Academic journal article Journal of Managerial Issues

Gender Effects on Bias in Complex Financial Decisions

Academic journal article Journal of Managerial Issues

Gender Effects on Bias in Complex Financial Decisions

Article excerpt

Overconfidence in decision making is known to negatively affect performance (Sieck and Arkes, 2005) and task satisfaction (McGraw et al., 2004). If individuals cannot accurately judge their own performance capability in such important functions as financial decision making, however, their performance may suffer.

For example, people who are overconfident may not use available information aids (e.g., Arkes et al., 1986; Sieck and Arkes, 2005; Whitecotton, 1996). In addition, overconfident individuals may risk resources based on falsely inflated expectations of future performance (e.g., Campbell et al., 2004). Furthermore, initial overconfidence can lead to a feeling of failure when the person does not perform as he/she expected (Bandura and Schunk, 1981; Stone, 1994). Consequently, future effort and self-perceived ability may suffer.

Despite a great deal of research on decision making bias, however, sufficient research has not been conducted regarding gender differences in over- and underconfidence (Pallier, 2003). Moreover, those studies that address gender differences often lack control variables and statistical power (Bajtelsmit and Bernasek, 1996) and fail to compare self-perceived ability to objective measures (Ackerman et al., 2002). In fact, researchers often state that men are overconfident and women are underconfident without actually using objective performance measures (Beyer, 1990). Finally, the number of investigations that center on overconfidence far outweighs those that focus on underconfidence (Bandura and Locke, 2003).

In the current study, we investigate gender differences in self-efficacy to make complex financial decisions. This study uses the robust self-efficacy construct, personal goals, objective performance feedback, and an objective performance measure of decision accuracy. First, we review the relevant literature and develop hypotheses. Next, we describe methods and present results. Last, we discuss limitations and implications for managers and researchers.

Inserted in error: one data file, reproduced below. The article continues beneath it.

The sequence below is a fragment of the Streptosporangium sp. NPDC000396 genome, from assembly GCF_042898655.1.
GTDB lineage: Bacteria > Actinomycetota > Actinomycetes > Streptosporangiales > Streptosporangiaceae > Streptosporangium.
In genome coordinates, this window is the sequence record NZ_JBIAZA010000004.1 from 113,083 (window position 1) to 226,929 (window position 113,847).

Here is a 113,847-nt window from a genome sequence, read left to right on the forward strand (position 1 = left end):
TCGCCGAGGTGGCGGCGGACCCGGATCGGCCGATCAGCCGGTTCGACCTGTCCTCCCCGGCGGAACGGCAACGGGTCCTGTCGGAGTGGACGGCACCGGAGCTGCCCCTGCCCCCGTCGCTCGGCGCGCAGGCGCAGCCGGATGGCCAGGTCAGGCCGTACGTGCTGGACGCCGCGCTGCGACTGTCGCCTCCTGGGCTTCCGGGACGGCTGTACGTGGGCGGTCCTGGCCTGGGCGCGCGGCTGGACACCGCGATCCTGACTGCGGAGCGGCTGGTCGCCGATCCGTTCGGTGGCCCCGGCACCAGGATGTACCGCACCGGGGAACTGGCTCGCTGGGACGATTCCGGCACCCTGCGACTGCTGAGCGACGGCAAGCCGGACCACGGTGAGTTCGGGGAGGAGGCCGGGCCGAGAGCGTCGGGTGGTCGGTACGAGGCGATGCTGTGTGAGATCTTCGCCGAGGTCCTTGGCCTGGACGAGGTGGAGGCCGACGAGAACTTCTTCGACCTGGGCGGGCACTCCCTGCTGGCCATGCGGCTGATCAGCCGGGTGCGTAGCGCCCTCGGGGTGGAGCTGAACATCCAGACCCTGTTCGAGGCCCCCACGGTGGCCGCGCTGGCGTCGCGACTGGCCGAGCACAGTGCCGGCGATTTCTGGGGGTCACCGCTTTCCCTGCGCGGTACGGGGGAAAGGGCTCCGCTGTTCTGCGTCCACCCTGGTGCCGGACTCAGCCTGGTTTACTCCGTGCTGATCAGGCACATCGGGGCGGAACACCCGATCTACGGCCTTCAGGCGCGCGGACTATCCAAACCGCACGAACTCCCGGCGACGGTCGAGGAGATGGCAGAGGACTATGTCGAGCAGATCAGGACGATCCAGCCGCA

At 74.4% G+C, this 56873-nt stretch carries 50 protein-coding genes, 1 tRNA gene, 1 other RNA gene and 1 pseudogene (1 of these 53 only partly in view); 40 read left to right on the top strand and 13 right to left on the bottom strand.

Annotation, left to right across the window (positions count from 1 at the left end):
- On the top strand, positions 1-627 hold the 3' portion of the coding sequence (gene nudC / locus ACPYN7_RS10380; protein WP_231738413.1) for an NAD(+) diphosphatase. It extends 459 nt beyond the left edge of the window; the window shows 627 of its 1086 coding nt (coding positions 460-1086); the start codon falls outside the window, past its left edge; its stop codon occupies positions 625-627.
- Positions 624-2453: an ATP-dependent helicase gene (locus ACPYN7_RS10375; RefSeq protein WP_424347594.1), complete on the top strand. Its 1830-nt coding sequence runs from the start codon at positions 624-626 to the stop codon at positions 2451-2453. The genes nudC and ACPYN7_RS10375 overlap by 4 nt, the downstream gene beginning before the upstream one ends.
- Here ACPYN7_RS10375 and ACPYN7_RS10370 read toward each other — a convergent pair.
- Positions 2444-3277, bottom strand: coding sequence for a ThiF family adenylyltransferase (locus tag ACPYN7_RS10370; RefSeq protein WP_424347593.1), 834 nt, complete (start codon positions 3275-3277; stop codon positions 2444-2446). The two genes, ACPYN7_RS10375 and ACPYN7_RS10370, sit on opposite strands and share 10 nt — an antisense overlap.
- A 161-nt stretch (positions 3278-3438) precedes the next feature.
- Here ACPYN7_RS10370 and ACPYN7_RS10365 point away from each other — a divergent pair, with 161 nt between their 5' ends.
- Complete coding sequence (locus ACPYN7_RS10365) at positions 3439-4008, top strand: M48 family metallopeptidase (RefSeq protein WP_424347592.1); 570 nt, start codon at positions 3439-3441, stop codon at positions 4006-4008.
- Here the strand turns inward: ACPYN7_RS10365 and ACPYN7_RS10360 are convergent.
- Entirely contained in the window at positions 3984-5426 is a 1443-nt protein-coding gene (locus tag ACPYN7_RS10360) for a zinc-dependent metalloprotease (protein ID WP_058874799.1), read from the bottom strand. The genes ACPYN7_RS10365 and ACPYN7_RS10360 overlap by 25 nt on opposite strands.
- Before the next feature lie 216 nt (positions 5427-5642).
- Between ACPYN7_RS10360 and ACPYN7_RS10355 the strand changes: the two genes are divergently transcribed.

LITERATURE REVIEW

Gender Differences in Self-efficacy to Make Complex Financial Decisions

Self-efficacy Construct. Self-efficacy is defined as one's perceived ability to perform a specific task (Bandura, 1997). Self-efficacy is formed from an individual's evaluation of the task, the context in which it is performed, and of personal ability. The result of this evaluation is a perception that may or may not reflect actual objective ability as measured by skill tests. In fact, individuals with the same level of skill may report different levels of self-efficacy because they have different types of environmental or personal supports.

Four main external influences form self-efficacy (in order of most to least effective influence): personal performance experiences, vicarious performance, persuasion, and physiological arousal (e.g., excitement or fear) (Gist and Mitchell, 1992). These four external factors affect a person's perceptions of the task and how difficult it will be to perform.

Prior to performance, serf-efficacy leads to intermediate outcomes such as effort and personal goals. An appropriate level of effort is applied to fit the desired performance level (Bandura, 1997). Finally, once a person does perform a task, feedback also may change perceived self-efficacy when the performance is evaluated and attributed to personal or environmental factors. Because self-efficacy is dynamic and changes over time depending on a person's perception of past performance and changes in one's self and environment, objective performance feedback is important to increase complex task performance (Earley, 1985).

Self-efficacy predicts performance across a wide range of tasks and subjects (Bandura, 1997; Stajkovic and Luthans, 1998). Self-efficacy is a superior predictor of performance versus simple measures asking if a subject is confident in his/her ability to succeed in a task (Lee and Bobko, 1994). …

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